Russia, EU should set up strategic planning committee — former foreign ministerRussian Politics & Diplomacy October 23, 6:07
DPR to raise issue of Ukrainian forces’ shellings in DPR’s south — envoyWorld October 23, 5:06
Georgia’s Orthodox patriarch to visit Moscow to mark Russian patriarch’s 70th birthdaySociety & Culture October 23, 4:21
Iraqi forces enter last settlement on northern approaches to Mosul — mediaWorld October 23, 3:56
Azerbaijan’s president says his country will not increase oil outputBusiness & Economy October 23, 3:29
Second round of parliamentary election to be held in Lithuania on SundayWorld October 23, 2:49
Russian Duma delegation to take part in BRICS forum, IPU Assembly in GenevaRussian Politics & Diplomacy October 23, 2:11
Ceasefire in Syria violated 44 times in 24 hours — Russian reconciliation centerWorld October 23, 1:36
Russian national delegation would be more effective at US election — expertRussian Politics & Diplomacy October 23, 1:09
KIEV, January 3 (Itar-Tass) — Speaker of the Ukrainian parliament Vladimir Rybak called for holding a referendum on the status of the Russian language, saying the issue required careful study.
"There is the Constitution which says Ukrainian is the only state language. Let's observe the Constitution. The Russian language is not a language of national minorities; it is spoken by half of the population; we have to make a decision," the press service of Verkhovnaya Rada /parliament/ quoted him as saying.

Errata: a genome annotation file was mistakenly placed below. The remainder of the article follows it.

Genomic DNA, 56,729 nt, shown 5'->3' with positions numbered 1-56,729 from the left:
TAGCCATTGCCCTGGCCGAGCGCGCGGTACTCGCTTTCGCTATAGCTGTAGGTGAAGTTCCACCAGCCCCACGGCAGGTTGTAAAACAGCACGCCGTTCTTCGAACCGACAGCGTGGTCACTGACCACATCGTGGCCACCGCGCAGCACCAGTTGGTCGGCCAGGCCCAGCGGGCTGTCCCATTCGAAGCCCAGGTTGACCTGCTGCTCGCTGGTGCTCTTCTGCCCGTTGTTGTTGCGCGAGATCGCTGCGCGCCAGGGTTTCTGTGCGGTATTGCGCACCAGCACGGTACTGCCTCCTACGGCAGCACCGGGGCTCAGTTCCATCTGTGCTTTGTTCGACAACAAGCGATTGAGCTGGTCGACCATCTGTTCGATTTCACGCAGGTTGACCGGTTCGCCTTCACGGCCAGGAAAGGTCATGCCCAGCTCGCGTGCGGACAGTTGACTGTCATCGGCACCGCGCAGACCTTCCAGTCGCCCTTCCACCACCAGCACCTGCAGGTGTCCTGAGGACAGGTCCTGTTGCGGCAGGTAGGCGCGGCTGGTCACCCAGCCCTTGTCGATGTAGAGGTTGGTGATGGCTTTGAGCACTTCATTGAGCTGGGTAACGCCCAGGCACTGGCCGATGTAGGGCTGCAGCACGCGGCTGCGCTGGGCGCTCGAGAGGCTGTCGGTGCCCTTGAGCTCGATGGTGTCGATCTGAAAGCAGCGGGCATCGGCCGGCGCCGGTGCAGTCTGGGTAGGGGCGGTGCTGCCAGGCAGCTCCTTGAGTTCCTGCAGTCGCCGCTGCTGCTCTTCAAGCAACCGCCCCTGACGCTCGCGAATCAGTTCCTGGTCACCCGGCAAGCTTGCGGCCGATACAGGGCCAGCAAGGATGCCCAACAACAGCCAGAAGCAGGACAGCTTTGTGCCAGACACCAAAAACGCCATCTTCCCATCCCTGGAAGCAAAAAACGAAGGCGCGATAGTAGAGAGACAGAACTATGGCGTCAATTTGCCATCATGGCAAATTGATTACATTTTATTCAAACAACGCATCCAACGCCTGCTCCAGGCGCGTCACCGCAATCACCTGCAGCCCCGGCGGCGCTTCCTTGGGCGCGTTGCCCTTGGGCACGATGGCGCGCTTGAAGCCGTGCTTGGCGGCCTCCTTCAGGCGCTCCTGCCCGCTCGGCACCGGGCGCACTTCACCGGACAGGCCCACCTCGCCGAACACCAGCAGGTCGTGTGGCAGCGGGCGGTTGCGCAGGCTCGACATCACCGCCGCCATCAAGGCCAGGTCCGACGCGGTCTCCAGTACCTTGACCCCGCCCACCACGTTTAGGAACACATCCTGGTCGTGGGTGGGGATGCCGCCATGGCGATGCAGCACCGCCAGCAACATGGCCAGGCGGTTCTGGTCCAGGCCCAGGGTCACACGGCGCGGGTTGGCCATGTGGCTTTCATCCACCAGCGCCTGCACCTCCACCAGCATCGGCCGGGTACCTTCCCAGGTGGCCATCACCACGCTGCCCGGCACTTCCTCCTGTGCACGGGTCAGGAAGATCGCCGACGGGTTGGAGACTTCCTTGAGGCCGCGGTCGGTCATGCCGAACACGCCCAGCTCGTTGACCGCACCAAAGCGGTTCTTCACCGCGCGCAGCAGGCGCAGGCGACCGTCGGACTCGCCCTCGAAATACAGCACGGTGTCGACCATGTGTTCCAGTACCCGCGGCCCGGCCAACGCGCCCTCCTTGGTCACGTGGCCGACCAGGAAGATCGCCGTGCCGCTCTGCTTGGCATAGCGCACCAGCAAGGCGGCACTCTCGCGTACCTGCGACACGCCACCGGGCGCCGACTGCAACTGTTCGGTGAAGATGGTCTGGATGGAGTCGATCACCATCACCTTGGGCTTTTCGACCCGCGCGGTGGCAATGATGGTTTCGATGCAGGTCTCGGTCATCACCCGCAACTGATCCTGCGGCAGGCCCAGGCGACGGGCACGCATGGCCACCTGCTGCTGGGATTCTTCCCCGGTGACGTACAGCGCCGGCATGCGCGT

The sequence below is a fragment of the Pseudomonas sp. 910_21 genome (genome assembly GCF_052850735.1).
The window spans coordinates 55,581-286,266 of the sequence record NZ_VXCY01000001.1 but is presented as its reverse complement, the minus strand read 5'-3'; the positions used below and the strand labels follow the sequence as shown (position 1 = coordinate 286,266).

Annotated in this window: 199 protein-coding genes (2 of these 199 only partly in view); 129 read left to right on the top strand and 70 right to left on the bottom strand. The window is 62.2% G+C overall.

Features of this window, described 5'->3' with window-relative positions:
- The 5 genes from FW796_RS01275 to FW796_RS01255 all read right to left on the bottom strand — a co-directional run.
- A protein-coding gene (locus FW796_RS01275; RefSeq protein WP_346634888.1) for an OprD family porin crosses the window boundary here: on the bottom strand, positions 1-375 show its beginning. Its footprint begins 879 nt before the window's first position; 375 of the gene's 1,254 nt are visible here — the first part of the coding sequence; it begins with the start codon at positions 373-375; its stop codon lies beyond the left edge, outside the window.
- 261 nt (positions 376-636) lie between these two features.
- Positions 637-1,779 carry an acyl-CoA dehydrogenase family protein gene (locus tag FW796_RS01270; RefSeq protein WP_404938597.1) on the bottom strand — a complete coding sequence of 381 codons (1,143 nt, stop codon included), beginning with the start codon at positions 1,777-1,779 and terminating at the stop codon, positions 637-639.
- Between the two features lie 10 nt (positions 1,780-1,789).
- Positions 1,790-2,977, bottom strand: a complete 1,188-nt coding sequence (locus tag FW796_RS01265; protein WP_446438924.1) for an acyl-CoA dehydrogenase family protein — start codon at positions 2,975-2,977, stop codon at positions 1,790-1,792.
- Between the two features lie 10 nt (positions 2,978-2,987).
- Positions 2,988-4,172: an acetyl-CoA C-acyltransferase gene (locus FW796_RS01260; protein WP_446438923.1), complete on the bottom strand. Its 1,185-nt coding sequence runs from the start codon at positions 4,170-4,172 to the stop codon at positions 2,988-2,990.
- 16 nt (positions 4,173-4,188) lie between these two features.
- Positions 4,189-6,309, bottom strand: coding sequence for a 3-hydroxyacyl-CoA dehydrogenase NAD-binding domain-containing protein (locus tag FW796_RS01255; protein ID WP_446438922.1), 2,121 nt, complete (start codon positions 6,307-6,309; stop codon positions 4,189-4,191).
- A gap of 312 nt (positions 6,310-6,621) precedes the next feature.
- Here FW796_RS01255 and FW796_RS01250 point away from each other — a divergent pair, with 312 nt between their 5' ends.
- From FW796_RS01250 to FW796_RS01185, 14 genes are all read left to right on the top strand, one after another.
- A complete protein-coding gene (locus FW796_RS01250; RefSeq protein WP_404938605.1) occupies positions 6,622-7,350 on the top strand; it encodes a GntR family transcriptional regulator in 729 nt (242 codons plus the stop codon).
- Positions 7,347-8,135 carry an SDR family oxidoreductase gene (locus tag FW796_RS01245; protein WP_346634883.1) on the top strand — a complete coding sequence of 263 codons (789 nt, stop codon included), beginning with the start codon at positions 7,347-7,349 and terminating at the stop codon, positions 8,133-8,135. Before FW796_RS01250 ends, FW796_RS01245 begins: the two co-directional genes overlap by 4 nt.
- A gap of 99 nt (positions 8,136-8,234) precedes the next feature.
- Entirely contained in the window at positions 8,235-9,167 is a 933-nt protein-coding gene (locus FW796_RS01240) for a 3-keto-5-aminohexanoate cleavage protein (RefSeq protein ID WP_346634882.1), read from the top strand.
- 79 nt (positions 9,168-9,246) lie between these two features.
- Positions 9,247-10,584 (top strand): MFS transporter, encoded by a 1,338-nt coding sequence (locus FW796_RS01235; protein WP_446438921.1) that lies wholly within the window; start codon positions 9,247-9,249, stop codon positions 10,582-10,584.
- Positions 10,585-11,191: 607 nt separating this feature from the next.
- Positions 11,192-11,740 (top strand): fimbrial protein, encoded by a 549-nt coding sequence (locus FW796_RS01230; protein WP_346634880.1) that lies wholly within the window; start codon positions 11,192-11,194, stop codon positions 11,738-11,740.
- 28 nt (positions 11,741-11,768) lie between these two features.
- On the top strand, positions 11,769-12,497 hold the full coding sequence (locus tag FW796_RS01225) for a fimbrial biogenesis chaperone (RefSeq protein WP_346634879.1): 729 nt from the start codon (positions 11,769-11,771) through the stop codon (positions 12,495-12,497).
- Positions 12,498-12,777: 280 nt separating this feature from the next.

"Specialists, scientists, and public organizations need to discuss the problem. There will be questions to be considered over and over again," Rybak said, adding that "if there is no understanding or results, some issues must be put up for a referendum, including the language issue. Perhaps, we'll have to ask the people about the Russian language; but it is Verkhovnaya Rada that should pass amendments to the Constitution."
On August 10, 2012, the law on the basic principles of the state language policy came into effect in Ukraine. Under the document, the Russian language was granted the regional status in the provinces where it is native for at least 10 percent of the population, i.e. in 13 of the country's 27 provinces.
The law drew controversial responses. The Opposition demanded its annulment. Opinion pollsters said 40 percent of the population call for giving the Russian language the state language status, 51 percent are opposed to it, while 8 percent are undecided. The opinion poll was conducted by the Rating group in late 2012.
Sociologists believe the recent raising of the Russian language status in certain provinces was a negative move for the idea to grant it the state language status across the country.
Prime Minister Nikolai Azarov earlier stated the authorities would not revise the law: "It is our decision on the language; strategically, it will not be reversed."